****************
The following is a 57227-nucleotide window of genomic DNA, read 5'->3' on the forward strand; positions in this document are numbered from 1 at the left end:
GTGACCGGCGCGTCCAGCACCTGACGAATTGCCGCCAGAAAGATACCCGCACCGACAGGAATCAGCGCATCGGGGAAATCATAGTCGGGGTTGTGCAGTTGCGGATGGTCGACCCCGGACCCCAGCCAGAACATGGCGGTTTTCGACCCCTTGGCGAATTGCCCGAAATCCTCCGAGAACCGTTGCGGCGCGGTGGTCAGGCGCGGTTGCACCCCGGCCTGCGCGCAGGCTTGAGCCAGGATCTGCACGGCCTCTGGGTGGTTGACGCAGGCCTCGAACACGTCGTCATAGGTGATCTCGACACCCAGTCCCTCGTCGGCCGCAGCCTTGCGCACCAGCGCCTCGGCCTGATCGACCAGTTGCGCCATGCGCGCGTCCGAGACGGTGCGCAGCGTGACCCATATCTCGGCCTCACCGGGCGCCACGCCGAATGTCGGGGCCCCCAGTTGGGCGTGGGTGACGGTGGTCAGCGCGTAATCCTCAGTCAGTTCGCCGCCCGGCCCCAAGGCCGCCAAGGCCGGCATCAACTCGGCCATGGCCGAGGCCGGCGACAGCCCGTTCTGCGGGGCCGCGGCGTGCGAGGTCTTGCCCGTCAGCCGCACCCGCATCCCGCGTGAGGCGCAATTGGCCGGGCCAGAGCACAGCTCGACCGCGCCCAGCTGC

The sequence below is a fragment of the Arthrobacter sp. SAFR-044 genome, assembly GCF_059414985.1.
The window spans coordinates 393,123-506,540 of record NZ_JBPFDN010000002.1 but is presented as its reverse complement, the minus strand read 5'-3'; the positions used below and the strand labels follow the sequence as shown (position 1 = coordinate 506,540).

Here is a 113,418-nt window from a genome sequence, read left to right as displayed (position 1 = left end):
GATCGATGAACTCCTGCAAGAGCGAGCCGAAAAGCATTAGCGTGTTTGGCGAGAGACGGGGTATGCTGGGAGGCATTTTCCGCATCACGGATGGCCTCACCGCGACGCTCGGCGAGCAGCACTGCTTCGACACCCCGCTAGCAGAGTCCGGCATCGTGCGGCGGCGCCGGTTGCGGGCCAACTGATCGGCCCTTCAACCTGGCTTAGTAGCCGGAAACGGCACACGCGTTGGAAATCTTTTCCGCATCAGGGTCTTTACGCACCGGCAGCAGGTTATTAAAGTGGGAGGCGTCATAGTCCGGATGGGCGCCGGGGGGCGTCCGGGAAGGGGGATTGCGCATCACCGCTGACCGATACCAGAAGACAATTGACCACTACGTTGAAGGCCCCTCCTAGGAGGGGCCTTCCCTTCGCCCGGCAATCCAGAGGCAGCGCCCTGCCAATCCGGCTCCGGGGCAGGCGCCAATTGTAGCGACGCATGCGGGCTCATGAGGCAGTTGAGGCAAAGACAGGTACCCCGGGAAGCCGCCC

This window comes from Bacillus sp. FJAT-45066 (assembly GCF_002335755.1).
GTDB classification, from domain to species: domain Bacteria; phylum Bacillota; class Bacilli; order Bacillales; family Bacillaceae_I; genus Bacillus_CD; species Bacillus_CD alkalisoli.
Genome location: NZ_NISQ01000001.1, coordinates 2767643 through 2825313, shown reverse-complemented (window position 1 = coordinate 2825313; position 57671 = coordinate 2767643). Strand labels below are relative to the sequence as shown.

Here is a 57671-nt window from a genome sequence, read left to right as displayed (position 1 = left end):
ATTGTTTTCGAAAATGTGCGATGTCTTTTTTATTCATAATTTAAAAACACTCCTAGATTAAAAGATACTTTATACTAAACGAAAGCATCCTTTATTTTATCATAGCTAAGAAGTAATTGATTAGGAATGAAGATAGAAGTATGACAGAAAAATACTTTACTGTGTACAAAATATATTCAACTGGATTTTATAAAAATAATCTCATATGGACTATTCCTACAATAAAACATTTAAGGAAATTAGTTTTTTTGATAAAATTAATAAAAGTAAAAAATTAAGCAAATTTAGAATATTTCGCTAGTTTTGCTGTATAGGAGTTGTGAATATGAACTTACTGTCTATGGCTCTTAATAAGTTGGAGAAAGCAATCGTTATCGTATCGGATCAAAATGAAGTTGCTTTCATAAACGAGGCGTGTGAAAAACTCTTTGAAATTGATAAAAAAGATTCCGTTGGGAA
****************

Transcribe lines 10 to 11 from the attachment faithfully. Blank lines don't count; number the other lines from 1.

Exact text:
Here is a 57671-nt window from a genome sequence, read left to right as displayed (position 1 = left end):
ATTGTTTTCGAAAATGTGCGATGTCTTTTTTATTCATAATTTAAAAACACTCCTAGATTAAAAGATACTTTATACTAAACGAAAGCATCCTTTATTTTATCATAGCTAAGAAGTAATTGATTAGGAATGAAGATAGAAGTATGACAGAAAAATACTTTACTGTGTACAAAATATATTCAACTGGATTTTATAAAAATAATCTCATATGGACTATTCCTACAATAAAACATTTAAGGAAATTAGTTTTTTTGATAAAATTAATAAAAGTAAAAAATTAAGCAAATTTAGAATATTTCGCTAGTTTTGCTGTATAGGAGTTGTGAATATGAACTTACTGTCTATGGCTCTTAATAAGTTGGAGAAAGCAATCGTTATCGTATCGGATCAAAATGAAGTTGCTTTCATAAACGAGGCGTGTGAAAAACTCTTTGAAATTGATAAAAAAGATTCCGTTGGGAA